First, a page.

That said, reversal and reinstatement are not the appropriate remedy when the Board failed to provide adequate reasons or bases for its decision on the propriety of the reduction. Faust v. West, 13 Vet.App. 342, 352-53 (2000); see also Peyton v. Derwinski, 1 Vet.App. 282, 286-87 (1991) (remanding where the Board provided inadequate reasons or bases in a reduction case and informed judicial review . . . [was] not possible). The Court in Muincsak v. Derwinski took specific issue with its jurisdiction to review the RO’s failure to comply with 38 C.F.R. § 3.343 or 3.344, so it vacated and remanded the appeal, encouraging the Board itself to consider revisiting the RO’s reduction. 2 Vet.App. 363, 369 (1992).
Most recently, the Court found, in a case in which the Board reduced several service-connected ratings, that “the Board’s failure entirely to address, as required by Brown, whether the improvement in the disability reflects an improvement in the ability to function under the ordinary conditions of life and work, also requires reversal of a rating reduction.” Stern v. McDonough, 34 Vet.App. 51, 59 (2021). The Court rejected the Secretary’s contention that the Board simply provided inadequate reasons or bases for its decision, finding the Board’s error more comparable with the reversal cases up to that point, such as Brown, where the Court reversed because the Board did not make the specific factual findings necessary to reduce a nonprotected disability rating. Brown, 5 Vet.App. at 420 (establishing a two-part test for a valid reduction of a nonprotected
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disability rating: (1) actual improvement in the disability; and (2) that the improvement reflects “improvement in the . . . ability to function under the ordinary conditions of life and work”).
The Court in Stern specifically declined to decide “where the line must be drawn between remandable and reversible Board errors,” reasoning that the Board committed a “total failure” in that case to make the findings required under Brown, which is clearly a reversible error.
The Court stopped short of agreeing with the appellant’s argument in that case that all Board errors in a reduction case require reversal and reinstatement. Stern, 34 Vet.App. at 60.
The appellant seems to argue that the RO, in considering whether to reduce the veteran’s total disability rating, was only permitted to consider the most recent examination on which the 100% rating was continued (the April 2001 examination), compared with the most recent examination on which the proposed reduction is based (the July 2005 examination), and the reliance of the RO and the Board on any additional evidence, without comparing it to these two examinations, is a misapplication of 38 C.F.R. § 3.353(a). R. at 4673-74; Appellant’s Br. at 5-13. Here, the Board noted that generally, the comparison point in reduction cases is “the last examination on which the rating at issue was assigned or continued,” but that where, as here, “the rating was continued in order to see if improvement was in fact shown, the comparison point could include prior examinations as well.” R. at 9 (citing Collier v. Derwinski, 2 Vet.App. 247 (1992)). The appellant argues that this interpretation of the holding in Collier is incorrect. Appellant’s Br. at 9. He further argues that if the Board had only looked at the level of improvement between the April 2001 and July 2005 examinations, and not considered evidence dating back to the original grant of 100% in 1999, it would have been clear that there was no material improvement. Appellant’s Br. at 2-3.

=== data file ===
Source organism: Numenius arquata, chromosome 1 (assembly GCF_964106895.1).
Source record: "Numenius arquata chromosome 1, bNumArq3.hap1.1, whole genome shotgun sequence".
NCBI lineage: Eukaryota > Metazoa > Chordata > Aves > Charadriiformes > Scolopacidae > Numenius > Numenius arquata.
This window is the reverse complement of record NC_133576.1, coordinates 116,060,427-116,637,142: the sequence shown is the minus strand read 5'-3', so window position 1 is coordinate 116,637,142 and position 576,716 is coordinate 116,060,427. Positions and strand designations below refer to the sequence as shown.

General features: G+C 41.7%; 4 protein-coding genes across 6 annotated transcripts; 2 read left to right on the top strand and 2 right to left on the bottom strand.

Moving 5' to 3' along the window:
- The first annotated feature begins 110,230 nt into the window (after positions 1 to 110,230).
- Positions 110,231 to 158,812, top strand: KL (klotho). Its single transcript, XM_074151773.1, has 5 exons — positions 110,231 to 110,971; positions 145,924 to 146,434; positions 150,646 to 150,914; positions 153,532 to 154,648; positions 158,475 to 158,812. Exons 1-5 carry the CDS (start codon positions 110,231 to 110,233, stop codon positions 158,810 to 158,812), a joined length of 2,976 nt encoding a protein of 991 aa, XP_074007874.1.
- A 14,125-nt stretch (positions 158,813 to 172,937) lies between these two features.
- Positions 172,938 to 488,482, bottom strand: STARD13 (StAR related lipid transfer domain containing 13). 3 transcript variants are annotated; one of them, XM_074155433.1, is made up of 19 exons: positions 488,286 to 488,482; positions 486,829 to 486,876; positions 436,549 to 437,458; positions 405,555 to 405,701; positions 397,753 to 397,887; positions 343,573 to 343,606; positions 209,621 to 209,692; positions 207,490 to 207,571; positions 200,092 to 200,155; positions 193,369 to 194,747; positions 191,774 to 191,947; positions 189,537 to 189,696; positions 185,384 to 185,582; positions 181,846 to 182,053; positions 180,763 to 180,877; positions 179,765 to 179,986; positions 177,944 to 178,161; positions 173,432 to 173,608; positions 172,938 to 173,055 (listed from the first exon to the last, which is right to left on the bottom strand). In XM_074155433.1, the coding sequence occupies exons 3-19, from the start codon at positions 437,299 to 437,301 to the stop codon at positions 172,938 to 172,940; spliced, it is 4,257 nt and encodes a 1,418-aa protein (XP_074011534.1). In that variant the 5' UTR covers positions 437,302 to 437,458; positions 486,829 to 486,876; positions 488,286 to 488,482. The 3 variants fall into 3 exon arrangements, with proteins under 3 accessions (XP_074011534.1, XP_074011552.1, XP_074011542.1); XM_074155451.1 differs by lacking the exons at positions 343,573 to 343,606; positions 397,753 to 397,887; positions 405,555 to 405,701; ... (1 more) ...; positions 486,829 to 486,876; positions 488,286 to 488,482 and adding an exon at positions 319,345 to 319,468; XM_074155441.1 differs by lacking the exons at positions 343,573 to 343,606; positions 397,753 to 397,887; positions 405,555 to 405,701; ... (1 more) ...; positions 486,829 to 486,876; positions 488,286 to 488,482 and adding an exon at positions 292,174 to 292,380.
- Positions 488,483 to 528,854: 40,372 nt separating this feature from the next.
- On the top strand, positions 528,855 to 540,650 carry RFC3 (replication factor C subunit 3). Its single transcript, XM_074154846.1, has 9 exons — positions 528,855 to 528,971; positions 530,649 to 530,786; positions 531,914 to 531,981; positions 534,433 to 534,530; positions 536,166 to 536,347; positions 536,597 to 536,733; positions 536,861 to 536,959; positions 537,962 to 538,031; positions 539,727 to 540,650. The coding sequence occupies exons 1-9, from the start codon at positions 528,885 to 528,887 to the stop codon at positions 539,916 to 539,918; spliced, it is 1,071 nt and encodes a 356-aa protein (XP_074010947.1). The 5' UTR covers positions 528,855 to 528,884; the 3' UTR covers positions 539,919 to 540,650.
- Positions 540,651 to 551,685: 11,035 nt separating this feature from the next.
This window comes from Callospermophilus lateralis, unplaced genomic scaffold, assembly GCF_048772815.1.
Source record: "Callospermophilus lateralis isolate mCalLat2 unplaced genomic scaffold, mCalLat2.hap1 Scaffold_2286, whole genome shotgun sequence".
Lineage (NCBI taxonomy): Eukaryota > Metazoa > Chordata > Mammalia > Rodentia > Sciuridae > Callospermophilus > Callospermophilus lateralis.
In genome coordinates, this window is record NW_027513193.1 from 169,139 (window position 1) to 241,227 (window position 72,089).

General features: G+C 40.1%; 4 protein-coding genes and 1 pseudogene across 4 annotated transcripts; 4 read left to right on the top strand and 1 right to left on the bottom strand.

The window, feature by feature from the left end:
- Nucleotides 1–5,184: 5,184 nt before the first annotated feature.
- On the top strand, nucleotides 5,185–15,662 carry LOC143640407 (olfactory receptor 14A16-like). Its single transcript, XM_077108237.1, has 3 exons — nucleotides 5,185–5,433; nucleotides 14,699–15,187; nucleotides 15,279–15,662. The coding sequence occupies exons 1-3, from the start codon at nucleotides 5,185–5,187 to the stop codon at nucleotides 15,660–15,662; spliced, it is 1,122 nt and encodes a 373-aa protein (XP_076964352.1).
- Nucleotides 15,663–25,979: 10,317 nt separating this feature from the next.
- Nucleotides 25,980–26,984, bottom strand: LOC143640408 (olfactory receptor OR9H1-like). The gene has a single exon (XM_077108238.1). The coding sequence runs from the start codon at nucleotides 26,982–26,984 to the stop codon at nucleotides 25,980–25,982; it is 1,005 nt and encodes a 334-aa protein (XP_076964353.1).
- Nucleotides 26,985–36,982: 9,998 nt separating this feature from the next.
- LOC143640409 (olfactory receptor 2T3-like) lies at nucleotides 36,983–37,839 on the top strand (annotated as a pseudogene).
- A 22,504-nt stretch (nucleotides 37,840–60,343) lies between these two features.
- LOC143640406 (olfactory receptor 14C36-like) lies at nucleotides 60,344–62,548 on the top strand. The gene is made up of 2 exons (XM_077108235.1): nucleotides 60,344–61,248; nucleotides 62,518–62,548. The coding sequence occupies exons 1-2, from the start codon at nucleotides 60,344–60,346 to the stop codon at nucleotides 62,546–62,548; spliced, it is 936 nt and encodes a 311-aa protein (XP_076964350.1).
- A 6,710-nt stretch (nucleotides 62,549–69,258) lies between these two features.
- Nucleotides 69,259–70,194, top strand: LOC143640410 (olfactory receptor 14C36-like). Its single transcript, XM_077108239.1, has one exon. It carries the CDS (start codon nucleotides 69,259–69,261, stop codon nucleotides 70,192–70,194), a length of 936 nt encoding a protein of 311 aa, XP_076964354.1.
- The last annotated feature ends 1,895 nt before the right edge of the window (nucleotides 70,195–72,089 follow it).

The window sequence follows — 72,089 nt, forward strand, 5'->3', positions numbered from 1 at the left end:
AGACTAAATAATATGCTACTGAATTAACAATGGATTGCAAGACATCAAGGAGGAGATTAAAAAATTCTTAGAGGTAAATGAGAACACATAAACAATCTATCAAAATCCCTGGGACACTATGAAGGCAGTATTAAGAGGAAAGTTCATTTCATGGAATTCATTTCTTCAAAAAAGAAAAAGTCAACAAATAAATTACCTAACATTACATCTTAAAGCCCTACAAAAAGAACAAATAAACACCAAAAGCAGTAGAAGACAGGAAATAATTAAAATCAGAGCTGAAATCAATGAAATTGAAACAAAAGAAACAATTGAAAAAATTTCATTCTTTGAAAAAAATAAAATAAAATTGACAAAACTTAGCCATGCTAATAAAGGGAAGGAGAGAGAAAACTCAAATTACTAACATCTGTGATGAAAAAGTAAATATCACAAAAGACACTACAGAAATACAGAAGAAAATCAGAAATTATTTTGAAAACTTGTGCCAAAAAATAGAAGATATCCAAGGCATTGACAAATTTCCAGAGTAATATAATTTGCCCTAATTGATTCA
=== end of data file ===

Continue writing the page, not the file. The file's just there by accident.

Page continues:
The Court agrees with the Secretary that remand is appropriate in this case. As with CUE allegations, the Court is not permitted to conduct a plenary review of the merits of the Board decision at issue; it is limited to determining whether the decision was “arbitrary, capricious, an abuse of discretion, or otherwise not in accordance with” the law at the time the decision was made. 38 U.S.C. §§ 7261(a)(3)(A); 7104(d)(1); see Lane v. Principi, 16 Vet.App. 78, 83-84 (2002), aff’d, 339 F.3d 1331 (Fed. Cir. 2003). Stern not only did not demarcate reversible error from remandable error, it did not involve CUE. 34 Vet.App. at 60. As the Secretary concedes, “[t]he Board erred by failing to adequately discuss [the appellant’s] February 2015 CUE allegations.” Secretary’s Br. at 3. The Board failed to address “whether there was a difference in [the appellant’s] symptoms
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between the April 2001 examination report and the July 2005 examination report”—as the appellant specified in his February 2015 CUE allegation. Id. at 5. The Board’s failure prejudiced the veteran partly because it left unclear whether the security work he engaged in during the relevant period should have been considered a material improvement of the veteran’s condition, especially in light of the July 2005 examiner’s description of the employment as “hypoemploy[ment].” See R. at 6228; 38 U.S.C. § 7261(b)(2) (requiring the Court to “take due account of the rule of prejudicial error”); Simmons v. Wilkie, 30 Vet.App. 267, 278-79 (2018) (explaining that the Court’s statutory mandate to account for prejudicial error requires the Court to assess whether any Board error, in concluding that there was no CUE in the underlying decision, was prejudicial to the claimant), aff’d, 964 F.3d 1381 (Fed. Cir. 2020). The absence of any discussion of this evidence, in either the RO decision reducing the rating or the current Board decision, frustrates judicial review of whether the contested rating reduction contained CUE. Therefore, remand is the appropriate remedy here. See Tucker v. West, 11 Vet.App. 369, 374 (1998) (holding that remand (rather than reversal) is the appropriate remedy “where the Board has incorrectly applied the law, failed to provide an adequate statement of reasons or bases for its determinations, or where the record is otherwise inadequate”).
III. CONCLUSION
Accordingly, the May 19, 2020, Board decision finding no CUE in the April 3, 2006, rating decision that reduced the veteran’s service-connected depression rating from 100% to 50% is VACATED, and the matter is REMANDED to the Board for further proceedings consistent with this decision.
DATED: November 30, 2021
Copies to:
Mark R. Lippman, Esq.
VA General Counsel (027)